25th Ringare. morning's early hours amidst the ruins of Tharbad
I have risen early to write. The bed is too soft after so many nights on the road. My bedchamber is plush and well appointed, and clearly intended for far more grander visitors than I. My friends and I are taking our rest in the Kings House, a fine fortified building in the heart of the ruins of Tharbad.
Yesterday went swiftly. My day began with prayers to the Maker, before asking for his power to heal the still suffering Moth. I took my time and the warmth came easily to my hands. Gethin prepared breakfast and was on his way swiftly. He headed back to the caves from which we had emerged, and I warned him to be wary of the beast that still dwelt within. His choice of route back to Larrach Dunnain was undoubtedly affected by Erethor's admission of pursuit on the road. He had spied a mob, still four or five miles behind us, and fortunately on foot.
We knew that we would have to move on with some haste. If we were to keep off the road we would be difficult to locate in this craggy land, but our speed would be much reduced. We decided to take the road, and covered the distance with some rapidity, skirting the two towns that were upon our route. It was unlikely that our welcome in either would have been warm. It had rained most of the morning, and our tracks were very clear on the muddy ground. In order to throw off our pursuers, we travelled in single file, Erethor staying some distance behind and covering our tracks. For this he used his wiles and cunning, his finely honed ranger skills, and a very large branch from a fir tree.
While we circled round the second town Jack, my pony, was suddenly seized with fear, rising up on his hind legs and throwing me from the saddle. I fell heavily, but took no injury. Before me in the road was a snake. Not overly large and of no real danger. I am sure that it was as frightened as Jack. Moth called out that its kind was known to her and that it was venomous. Although I had initially drawn a weapon, this was no foe, merely an animal awakened untimely. I strode around it and ran to catch Jack. We proceeded back toward the road, and the startled snake disappeared into the undergrowth unharmed.
That was as eventful as our journey became. When we eventually stopped to eat, and rest the horses, we were only 10 miles or so from our destination. Yawinawin took the opportunity to sing for us. She has an enchanting voice. We reached Tharbad before dark and passed through the south gates. The city, or what remains of it, lies upon both banks of the river Gwathlo, and also upon an island in the middle of the stream. There were guards and craftsmen aplenty, but no common folk yet dwell here.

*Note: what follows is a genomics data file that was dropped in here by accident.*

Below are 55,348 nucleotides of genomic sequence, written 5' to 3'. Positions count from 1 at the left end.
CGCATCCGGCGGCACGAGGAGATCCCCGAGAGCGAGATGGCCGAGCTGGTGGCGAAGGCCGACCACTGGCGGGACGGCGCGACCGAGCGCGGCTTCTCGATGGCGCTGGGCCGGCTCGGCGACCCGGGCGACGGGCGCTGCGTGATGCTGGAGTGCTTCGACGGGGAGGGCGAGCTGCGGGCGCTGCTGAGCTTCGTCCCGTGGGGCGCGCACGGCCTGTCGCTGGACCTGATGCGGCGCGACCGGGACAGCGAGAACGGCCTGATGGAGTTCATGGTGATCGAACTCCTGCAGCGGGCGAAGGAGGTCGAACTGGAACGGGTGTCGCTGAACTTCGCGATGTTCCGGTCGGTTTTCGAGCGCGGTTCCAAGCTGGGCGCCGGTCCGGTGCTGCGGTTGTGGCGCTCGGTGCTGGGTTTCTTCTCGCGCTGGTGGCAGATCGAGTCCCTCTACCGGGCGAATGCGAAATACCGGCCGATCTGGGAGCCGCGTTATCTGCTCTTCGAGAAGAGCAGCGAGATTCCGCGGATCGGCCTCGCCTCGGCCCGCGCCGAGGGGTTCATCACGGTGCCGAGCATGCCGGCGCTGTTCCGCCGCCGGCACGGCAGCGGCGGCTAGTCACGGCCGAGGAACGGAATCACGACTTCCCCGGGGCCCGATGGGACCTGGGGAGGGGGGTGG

From the history that Commander Cillis has related the city sufferred greatly in the last centuries of the third age. Only now is the city being rebuilt after the great flood of 2912 TA that left the city desolate. We met the commander in the Kings House, beyond further gates and further guards. He is a tall soldier, one armed, a veteran of war. The house must have once been a splendour, and even now with the evident damage from past floods it is a fair sight. The room in which we were greeted by the Commander was panelled and gilted.
During the evening, and we were given a fine meal. We dined not only with the Commander, but also with Hearon, the chief architect overseeing the rebuilding of the city. I talked with him at length. He seemed delighted in my interest and related how the two bridges, the heart of Tharbad, had been rebuilt to their original design. I look forward to seeing the workmanship at close hand later this morning. As we crossed the stonework seemed good, but I doubt it is a match for the craft of the Khazad under the watchful eye of the Maker. Many other things were spoken of - Anuminas the ruined city, the best route to take to reach its broken walls, and the recent failure of the law in Larrach Dunnain.
Later Yawinawin played and sang for the pleasure of our host. In the wilds I had listened close and known that here was an accomplished bard. But yestereve she captivated us all. Her voice was strong yet light and clear, her fingertips drawing such sounds from the harp with their caress. And then she sang a song I knew. I could not help myself, the words sprang to my lips and I joined her in song. There was a fear that my voice would betray me as it is want to do, but the song sprang strong and clear from me. Erethor I am sure believed it a trick, or that I had been bewitched. I was, foolishly, filled with pride. Yet, one day, when I sing in the Great Hall of the Lonely Mountain, bathed in the light of the Arkenstone, that will be the voice my kindred will hear.